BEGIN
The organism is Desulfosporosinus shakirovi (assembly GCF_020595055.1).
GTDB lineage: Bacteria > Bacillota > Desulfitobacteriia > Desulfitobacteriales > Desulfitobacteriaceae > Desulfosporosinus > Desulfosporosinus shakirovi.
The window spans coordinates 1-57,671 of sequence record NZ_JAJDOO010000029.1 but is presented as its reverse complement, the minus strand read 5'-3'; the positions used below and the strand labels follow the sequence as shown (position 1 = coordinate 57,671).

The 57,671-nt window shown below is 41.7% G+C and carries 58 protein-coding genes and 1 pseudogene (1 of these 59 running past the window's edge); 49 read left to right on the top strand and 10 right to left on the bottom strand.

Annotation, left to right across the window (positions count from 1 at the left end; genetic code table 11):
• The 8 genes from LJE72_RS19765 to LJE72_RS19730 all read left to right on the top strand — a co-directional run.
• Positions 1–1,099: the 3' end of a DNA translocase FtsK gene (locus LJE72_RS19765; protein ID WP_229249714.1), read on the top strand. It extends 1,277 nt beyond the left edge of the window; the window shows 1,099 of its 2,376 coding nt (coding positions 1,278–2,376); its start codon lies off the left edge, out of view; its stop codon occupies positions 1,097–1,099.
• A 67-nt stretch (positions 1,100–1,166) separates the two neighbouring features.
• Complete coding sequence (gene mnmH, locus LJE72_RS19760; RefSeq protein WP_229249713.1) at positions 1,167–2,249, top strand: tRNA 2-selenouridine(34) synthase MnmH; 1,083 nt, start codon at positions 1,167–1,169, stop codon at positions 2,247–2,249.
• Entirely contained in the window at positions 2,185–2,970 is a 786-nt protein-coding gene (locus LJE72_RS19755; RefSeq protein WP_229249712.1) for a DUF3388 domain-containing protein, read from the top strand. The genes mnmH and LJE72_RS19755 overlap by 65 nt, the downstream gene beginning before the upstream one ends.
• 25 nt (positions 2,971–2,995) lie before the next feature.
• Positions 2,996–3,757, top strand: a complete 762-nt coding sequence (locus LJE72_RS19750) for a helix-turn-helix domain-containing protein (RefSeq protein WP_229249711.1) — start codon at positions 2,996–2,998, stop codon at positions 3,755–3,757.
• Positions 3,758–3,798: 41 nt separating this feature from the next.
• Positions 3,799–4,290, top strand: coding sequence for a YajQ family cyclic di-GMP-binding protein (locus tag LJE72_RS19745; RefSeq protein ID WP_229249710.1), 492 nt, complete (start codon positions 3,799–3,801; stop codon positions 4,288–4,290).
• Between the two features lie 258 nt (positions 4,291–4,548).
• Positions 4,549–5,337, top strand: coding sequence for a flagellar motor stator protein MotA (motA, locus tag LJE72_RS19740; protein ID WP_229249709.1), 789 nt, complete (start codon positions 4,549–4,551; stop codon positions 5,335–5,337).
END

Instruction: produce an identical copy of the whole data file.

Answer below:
The organism is Desulfosporosinus shakirovi (assembly GCF_020595055.1).
GTDB lineage: Bacteria > Bacillota > Desulfitobacteriia > Desulfitobacteriales > Desulfitobacteriaceae > Desulfosporosinus > Desulfosporosinus shakirovi.
The window spans coordinates 1-57,671 of sequence record NZ_JAJDOO010000029.1 but is presented as its reverse complement, the minus strand read 5'-3'; the positions used below and the strand labels follow the sequence as shown (position 1 = coordinate 57,671).

The 57,671-nt window shown below is 41.7% G+C and carries 58 protein-coding genes and 1 pseudogene (1 of these 59 running past the window's edge); 49 read left to right on the top strand and 10 right to left on the bottom strand.

Annotation, left to right across the window (positions count from 1 at the left end; genetic code table 11):
• The 8 genes from LJE72_RS19765 to LJE72_RS19730 all read left to right on the top strand — a co-directional run.
• Positions 1–1,099: the 3' end of a DNA translocase FtsK gene (locus LJE72_RS19765; protein ID WP_229249714.1), read on the top strand. It extends 1,277 nt beyond the left edge of the window; the window shows 1,099 of its 2,376 coding nt (coding positions 1,278–2,376); its start codon lies off the left edge, out of view; its stop codon occupies positions 1,097–1,099.
• A 67-nt stretch (positions 1,100–1,166) separates the two neighbouring features.
• Complete coding sequence (gene mnmH, locus LJE72_RS19760; RefSeq protein WP_229249713.1) at positions 1,167–2,249, top strand: tRNA 2-selenouridine(34) synthase MnmH; 1,083 nt, start codon at positions 1,167–1,169, stop codon at positions 2,247–2,249.
• Entirely contained in the window at positions 2,185–2,970 is a 786-nt protein-coding gene (locus LJE72_RS19755; RefSeq protein WP_229249712.1) for a DUF3388 domain-containing protein, read from the top strand. The genes mnmH and LJE72_RS19755 overlap by 65 nt, the downstream gene beginning before the upstream one ends.
• 25 nt (positions 2,971–2,995) lie before the next feature.
• Positions 2,996–3,757, top strand: a complete 762-nt coding sequence (locus LJE72_RS19750) for a helix-turn-helix domain-containing protein (RefSeq protein WP_229249711.1) — start codon at positions 2,996–2,998, stop codon at positions 3,755–3,757.
• Positions 3,758–3,798: 41 nt separating this feature from the next.
• Positions 3,799–4,290, top strand: coding sequence for a YajQ family cyclic di-GMP-binding protein (locus tag LJE72_RS19745; RefSeq protein ID WP_229249710.1), 492 nt, complete (start codon positions 3,799–3,801; stop codon positions 4,288–4,290).
• Between the two features lie 258 nt (positions 4,291–4,548).
• Positions 4,549–5,337, top strand: coding sequence for a flagellar motor stator protein MotA (motA, locus tag LJE72_RS19740; protein ID WP_229249709.1), 789 nt, complete (start codon positions 4,549–4,551; stop codon positions 5,335–5,337).